What is a reasonable budget for a wedding?

Question by arwen18: What is a reasonable budget for a wedding?
I want it to be formal. Any ideas on cost cutting options, and possibly things I can do myself?

Best answer:

Answer by Woods
Depends on your income. Beautiful wedding can be done for less than $ 10,000 by resourceful people. Others think they need $ 100,000 to pull of their wedding. Stick to your budget, the amount you can reasonably afford, and you won’t go wrong. Remember that you are trying to “compete” with other brides, but create your own special day in your own way.

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3 Responses to “What is a reasonable budget for a wedding?”

  1. Messykatt says:

    Nobody can possibly give you a number for this, because the details that we’d need to know are missing. Do you have an estimated guest list size? Are you aiming for an evening event with dinner and dancing? What do you mean by “formal”?

    There’s a ton of cost cutting ideas out there, like DIY invites and centerpieces, but the biggest contributor to overall cost of event is the size of the guest list. If you’re thinking you have $ 5,000 total wedding budget and you want 150 guests, you won’t be having dinner and dancing unless you cut that list in half, and then you still need to be very budget conscious.

  2. Tim says:

    If you want a formal wedding, it is going to be very expensive not only for you, but all the guests.

    A formal wedding means that everyone will be in tuxedos and evening gowns which are very expensive.

    It also means a plated sit down dinner which will probably cost you between $ 50 and $ 100 per guest.

    If you want to save money, I suggest no having a formal wedding.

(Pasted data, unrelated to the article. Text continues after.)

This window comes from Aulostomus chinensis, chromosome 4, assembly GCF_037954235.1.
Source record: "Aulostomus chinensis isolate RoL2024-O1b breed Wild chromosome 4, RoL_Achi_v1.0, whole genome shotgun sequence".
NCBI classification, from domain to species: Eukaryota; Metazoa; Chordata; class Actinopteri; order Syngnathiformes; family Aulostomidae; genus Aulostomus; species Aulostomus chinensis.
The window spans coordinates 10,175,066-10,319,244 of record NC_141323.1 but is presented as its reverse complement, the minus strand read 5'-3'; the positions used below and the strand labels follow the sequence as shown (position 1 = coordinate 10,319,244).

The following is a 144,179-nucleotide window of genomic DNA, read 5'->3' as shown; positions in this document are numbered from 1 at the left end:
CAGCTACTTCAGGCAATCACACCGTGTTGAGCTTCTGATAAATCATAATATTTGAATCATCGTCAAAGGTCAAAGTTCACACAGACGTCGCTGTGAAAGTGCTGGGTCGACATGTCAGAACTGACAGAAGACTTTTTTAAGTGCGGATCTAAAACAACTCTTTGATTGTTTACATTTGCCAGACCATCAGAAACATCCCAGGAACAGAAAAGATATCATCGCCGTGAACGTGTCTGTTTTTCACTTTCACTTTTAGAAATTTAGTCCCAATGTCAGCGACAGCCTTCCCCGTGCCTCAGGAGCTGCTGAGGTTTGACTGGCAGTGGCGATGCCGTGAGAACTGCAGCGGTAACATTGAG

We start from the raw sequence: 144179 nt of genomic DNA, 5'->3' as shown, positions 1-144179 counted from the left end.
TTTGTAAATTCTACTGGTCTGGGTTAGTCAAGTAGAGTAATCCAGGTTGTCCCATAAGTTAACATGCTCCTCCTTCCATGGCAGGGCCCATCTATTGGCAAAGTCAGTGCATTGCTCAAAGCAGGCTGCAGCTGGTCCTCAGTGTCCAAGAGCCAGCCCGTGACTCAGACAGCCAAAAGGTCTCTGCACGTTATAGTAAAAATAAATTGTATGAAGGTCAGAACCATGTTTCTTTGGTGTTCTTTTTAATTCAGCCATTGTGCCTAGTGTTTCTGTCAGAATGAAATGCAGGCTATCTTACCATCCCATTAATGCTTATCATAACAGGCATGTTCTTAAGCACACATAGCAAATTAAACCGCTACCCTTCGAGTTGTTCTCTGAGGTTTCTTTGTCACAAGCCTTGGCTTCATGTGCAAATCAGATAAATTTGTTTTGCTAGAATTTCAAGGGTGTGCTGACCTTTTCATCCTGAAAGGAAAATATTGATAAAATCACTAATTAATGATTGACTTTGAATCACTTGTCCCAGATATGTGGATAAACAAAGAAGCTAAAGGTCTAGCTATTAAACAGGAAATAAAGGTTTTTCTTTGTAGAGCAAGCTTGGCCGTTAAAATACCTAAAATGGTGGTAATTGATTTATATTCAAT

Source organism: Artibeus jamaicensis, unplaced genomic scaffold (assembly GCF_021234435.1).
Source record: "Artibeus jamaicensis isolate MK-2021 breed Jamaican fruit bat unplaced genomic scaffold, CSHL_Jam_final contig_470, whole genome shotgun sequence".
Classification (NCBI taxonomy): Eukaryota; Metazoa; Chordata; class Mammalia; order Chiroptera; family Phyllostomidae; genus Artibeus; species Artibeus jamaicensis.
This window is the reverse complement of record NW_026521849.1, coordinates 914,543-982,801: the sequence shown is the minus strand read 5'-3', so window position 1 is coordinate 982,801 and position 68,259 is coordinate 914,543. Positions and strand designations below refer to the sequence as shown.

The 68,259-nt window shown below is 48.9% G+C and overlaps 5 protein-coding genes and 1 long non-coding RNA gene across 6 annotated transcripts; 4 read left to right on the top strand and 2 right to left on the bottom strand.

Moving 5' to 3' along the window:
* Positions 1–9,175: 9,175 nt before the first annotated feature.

3. amyhpete says:

    I am going to assume that you want an evening wedding with dinner and dancing, the wedding party in formal wear, several attendants, and the guests dressed up.

    1. Figure out how many guests you will have. This will drive everything from the venue, to how many attendants and ushers you need, to, really everything. Venue for ceremony — are you religious or not? If you or your families are members of a place of worship, often the ceremony there can be for a very reasonable price. See what ceremony decor you can borrow – yards of chiffon, candles — some venues keep these in storage.

    Music. Do you have a friend who can DIY with a playlist and speakers? This might work for both ceremony music and reception music. Do you have talented friends who can provide live music? My wedding was semi-formal and outdoors, and we had a brass quintet from the local college provide ceremony music, which was really beautiful.

    Food. If you don’t have hundreds of guests or require an exquisite menu, you can actually have tasty, wonderful food from students at a culinary school or beginning caterers or chefs who need some experience, for a discounted price. They will try harder as they are trying to make their career, and will be more flexible with your preferences. Sometimes buffets are less expensive; sometimes a plated meal, because they don’t have to make the huge volume of food, is less expensive. Look at all your options and prepare to negotiate.